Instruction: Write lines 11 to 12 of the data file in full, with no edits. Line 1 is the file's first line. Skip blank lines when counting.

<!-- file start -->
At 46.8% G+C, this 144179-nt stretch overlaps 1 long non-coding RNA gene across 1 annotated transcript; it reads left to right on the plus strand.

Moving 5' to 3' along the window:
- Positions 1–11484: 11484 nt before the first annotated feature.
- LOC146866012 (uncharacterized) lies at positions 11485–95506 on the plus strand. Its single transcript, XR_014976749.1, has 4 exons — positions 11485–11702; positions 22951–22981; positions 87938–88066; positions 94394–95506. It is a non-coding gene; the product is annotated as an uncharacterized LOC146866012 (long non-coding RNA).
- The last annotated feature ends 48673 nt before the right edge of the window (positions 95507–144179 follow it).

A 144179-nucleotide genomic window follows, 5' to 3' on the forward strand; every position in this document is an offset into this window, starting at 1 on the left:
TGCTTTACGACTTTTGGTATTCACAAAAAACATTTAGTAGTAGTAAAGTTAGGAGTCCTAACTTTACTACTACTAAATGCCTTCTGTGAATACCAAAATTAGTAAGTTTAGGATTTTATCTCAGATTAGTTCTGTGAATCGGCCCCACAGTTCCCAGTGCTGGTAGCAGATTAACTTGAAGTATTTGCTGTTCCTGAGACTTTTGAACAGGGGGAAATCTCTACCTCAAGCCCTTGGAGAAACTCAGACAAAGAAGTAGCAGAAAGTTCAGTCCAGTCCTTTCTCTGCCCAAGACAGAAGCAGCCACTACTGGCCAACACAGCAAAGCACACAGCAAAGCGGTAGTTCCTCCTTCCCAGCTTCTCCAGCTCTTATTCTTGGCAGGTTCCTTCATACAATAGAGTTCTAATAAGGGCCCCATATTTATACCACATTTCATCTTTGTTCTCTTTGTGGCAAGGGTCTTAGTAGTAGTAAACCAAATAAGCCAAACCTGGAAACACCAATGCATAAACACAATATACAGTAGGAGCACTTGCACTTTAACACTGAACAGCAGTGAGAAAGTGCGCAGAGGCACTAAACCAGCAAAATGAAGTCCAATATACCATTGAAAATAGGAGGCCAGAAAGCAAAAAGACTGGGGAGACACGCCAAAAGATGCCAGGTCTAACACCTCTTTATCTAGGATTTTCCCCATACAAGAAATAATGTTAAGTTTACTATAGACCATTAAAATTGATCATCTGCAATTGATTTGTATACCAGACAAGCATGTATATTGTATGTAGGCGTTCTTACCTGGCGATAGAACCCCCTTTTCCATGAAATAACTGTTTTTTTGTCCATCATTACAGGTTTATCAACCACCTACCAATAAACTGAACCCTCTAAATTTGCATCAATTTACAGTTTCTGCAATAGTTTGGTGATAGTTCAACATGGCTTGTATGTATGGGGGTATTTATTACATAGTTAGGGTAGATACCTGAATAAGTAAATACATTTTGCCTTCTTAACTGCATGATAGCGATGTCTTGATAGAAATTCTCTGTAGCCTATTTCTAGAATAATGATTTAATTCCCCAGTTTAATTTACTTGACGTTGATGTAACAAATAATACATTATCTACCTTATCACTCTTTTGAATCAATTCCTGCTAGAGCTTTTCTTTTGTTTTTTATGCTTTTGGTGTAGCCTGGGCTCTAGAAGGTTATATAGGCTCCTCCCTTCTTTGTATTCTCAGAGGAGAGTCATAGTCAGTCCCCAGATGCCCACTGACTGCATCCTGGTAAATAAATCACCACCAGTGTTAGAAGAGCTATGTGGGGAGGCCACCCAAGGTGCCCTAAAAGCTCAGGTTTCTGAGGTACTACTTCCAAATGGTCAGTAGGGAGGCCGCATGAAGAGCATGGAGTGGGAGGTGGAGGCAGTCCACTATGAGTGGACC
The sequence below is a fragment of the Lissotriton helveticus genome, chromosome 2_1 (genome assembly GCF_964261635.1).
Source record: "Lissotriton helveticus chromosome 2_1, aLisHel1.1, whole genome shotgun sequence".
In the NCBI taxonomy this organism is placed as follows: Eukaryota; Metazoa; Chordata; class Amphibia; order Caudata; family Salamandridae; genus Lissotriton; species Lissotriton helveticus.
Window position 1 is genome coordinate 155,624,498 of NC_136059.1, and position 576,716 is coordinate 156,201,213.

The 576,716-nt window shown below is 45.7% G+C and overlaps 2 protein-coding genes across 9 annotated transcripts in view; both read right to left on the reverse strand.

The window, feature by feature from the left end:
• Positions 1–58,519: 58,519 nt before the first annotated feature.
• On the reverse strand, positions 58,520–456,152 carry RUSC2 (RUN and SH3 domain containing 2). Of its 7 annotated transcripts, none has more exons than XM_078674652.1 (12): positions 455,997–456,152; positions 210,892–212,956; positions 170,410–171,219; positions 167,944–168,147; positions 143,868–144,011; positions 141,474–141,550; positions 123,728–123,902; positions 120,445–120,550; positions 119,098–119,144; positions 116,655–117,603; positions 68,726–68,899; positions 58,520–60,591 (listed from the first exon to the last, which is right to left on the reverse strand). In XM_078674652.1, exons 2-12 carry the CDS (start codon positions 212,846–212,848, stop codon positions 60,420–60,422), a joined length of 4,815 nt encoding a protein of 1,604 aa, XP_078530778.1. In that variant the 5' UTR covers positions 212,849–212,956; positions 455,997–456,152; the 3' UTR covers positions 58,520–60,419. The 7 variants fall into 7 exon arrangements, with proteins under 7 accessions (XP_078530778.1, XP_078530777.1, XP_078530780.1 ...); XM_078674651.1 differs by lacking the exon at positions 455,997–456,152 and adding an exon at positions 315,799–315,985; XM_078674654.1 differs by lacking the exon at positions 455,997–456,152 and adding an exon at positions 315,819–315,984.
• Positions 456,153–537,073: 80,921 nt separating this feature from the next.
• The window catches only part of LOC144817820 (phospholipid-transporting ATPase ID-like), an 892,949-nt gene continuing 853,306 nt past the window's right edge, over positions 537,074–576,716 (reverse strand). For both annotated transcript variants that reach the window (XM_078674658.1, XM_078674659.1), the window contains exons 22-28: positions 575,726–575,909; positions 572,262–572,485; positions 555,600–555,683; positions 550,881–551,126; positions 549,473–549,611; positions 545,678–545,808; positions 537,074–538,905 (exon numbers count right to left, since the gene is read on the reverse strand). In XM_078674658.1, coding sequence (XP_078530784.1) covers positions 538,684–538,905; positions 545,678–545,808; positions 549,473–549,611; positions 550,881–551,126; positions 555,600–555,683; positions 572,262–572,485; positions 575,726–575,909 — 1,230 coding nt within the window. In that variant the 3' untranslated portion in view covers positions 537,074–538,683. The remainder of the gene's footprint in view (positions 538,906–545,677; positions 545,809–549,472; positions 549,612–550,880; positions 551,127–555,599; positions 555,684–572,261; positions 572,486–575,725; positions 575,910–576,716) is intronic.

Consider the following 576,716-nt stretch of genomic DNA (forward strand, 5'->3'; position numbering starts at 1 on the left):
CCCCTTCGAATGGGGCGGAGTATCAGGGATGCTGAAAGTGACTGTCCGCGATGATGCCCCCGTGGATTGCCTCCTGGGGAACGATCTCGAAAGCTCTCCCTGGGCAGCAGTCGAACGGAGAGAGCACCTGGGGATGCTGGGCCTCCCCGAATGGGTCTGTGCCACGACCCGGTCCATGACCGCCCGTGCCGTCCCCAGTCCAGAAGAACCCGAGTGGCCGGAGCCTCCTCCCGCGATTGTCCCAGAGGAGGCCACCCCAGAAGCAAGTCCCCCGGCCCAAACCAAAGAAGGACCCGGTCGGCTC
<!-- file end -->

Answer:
Window position 1 is genome coordinate 155,624,498 of NC_136059.1, and position 576,716 is coordinate 156,201,213.

The 576,716-nt window shown below is 45.7% G+C and overlaps 2 protein-coding genes across 9 annotated transcripts in view; both read right to left on the reverse strand.